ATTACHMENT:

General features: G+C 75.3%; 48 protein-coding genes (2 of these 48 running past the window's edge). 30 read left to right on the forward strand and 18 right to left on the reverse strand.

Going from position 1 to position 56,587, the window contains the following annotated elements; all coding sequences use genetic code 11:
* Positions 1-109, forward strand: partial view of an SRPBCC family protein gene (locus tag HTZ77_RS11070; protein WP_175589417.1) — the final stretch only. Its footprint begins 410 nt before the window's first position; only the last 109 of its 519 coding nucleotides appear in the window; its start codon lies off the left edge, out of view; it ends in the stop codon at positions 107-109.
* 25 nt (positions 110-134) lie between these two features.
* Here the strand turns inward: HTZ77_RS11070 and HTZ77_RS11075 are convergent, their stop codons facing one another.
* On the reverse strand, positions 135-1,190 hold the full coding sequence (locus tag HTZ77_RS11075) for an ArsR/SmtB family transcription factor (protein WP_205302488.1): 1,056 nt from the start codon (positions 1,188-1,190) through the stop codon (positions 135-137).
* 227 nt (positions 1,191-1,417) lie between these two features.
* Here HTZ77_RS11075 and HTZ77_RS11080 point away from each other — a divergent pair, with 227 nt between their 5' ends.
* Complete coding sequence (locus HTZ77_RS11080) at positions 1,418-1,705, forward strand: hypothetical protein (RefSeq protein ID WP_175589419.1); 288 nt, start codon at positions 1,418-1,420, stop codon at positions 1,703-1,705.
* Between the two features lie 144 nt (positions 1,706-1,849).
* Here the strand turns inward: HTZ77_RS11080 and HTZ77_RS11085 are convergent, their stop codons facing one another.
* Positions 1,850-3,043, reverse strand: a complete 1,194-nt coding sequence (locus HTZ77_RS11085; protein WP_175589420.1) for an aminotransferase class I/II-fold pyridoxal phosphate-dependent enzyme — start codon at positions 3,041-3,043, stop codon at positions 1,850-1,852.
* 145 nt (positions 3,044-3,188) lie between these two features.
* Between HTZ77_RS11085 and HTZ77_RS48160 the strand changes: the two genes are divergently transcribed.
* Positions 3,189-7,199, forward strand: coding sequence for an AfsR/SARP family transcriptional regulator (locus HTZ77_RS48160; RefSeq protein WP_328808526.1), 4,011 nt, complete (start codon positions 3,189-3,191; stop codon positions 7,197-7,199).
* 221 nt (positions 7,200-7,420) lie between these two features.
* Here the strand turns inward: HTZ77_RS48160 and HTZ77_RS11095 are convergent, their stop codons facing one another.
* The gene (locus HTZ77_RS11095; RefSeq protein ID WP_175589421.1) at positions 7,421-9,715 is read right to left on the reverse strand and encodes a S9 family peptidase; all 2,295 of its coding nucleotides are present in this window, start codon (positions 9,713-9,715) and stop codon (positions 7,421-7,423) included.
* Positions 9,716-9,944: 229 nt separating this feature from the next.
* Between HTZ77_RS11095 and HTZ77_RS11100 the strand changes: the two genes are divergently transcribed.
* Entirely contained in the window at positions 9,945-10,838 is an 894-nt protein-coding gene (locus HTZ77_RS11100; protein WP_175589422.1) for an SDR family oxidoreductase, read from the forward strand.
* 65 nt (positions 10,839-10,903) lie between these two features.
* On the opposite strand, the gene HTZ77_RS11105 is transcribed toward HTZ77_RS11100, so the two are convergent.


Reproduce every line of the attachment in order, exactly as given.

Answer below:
General features: G+C 75.3%; 48 protein-coding genes (2 of these 48 running past the window's edge). 30 read left to right on the forward strand and 18 right to left on the reverse strand.

Going from position 1 to position 56,587, the window contains the following annotated elements; all coding sequences use genetic code 11:
* Positions 1-109, forward strand: partial view of an SRPBCC family protein gene (locus tag HTZ77_RS11070; protein WP_175589417.1) — the final stretch only. Its footprint begins 410 nt before the window's first position; only the last 109 of its 519 coding nucleotides appear in the window; its start codon lies off the left edge, out of view; it ends in the stop codon at positions 107-109.
* 25 nt (positions 110-134) lie between these two features.
* Here the strand turns inward: HTZ77_RS11070 and HTZ77_RS11075 are convergent, their stop codons facing one another.
* On the reverse strand, positions 135-1,190 hold the full coding sequence (locus tag HTZ77_RS11075) for an ArsR/SmtB family transcription factor (protein WP_205302488.1): 1,056 nt from the start codon (positions 1,188-1,190) through the stop codon (positions 135-137).
* 227 nt (positions 1,191-1,417) lie between these two features.
* Here HTZ77_RS11075 and HTZ77_RS11080 point away from each other — a divergent pair, with 227 nt between their 5' ends.
* Complete coding sequence (locus HTZ77_RS11080) at positions 1,418-1,705, forward strand: hypothetical protein (RefSeq protein ID WP_175589419.1); 288 nt, start codon at positions 1,418-1,420, stop codon at positions 1,703-1,705.
* Between the two features lie 144 nt (positions 1,706-1,849).
* Here the strand turns inward: HTZ77_RS11080 and HTZ77_RS11085 are convergent, their stop codons facing one another.
* Positions 1,850-3,043, reverse strand: a complete 1,194-nt coding sequence (locus HTZ77_RS11085; protein WP_175589420.1) for an aminotransferase class I/II-fold pyridoxal phosphate-dependent enzyme — start codon at positions 3,041-3,043, stop codon at positions 1,850-1,852.
* 145 nt (positions 3,044-3,188) lie between these two features.
* Between HTZ77_RS11085 and HTZ77_RS48160 the strand changes: the two genes are divergently transcribed.
* Positions 3,189-7,199, forward strand: coding sequence for an AfsR/SARP family transcriptional regulator (locus HTZ77_RS48160; RefSeq protein WP_328808526.1), 4,011 nt, complete (start codon positions 3,189-3,191; stop codon positions 7,197-7,199).
* 221 nt (positions 7,200-7,420) lie between these two features.
* Here the strand turns inward: HTZ77_RS48160 and HTZ77_RS11095 are convergent, their stop codons facing one another.
* The gene (locus HTZ77_RS11095; RefSeq protein ID WP_175589421.1) at positions 7,421-9,715 is read right to left on the reverse strand and encodes a S9 family peptidase; all 2,295 of its coding nucleotides are present in this window, start codon (positions 9,713-9,715) and stop codon (positions 7,421-7,423) included.
* Positions 9,716-9,944: 229 nt separating this feature from the next.
* Between HTZ77_RS11095 and HTZ77_RS11100 the strand changes: the two genes are divergently transcribed.
* Entirely contained in the window at positions 9,945-10,838 is an 894-nt protein-coding gene (locus HTZ77_RS11100; protein WP_175589422.1) for an SDR family oxidoreductase, read from the forward strand.
* 65 nt (positions 10,839-10,903) lie between these two features.
* On the opposite strand, the gene HTZ77_RS11105 is transcribed toward HTZ77_RS11100, so the two are convergent.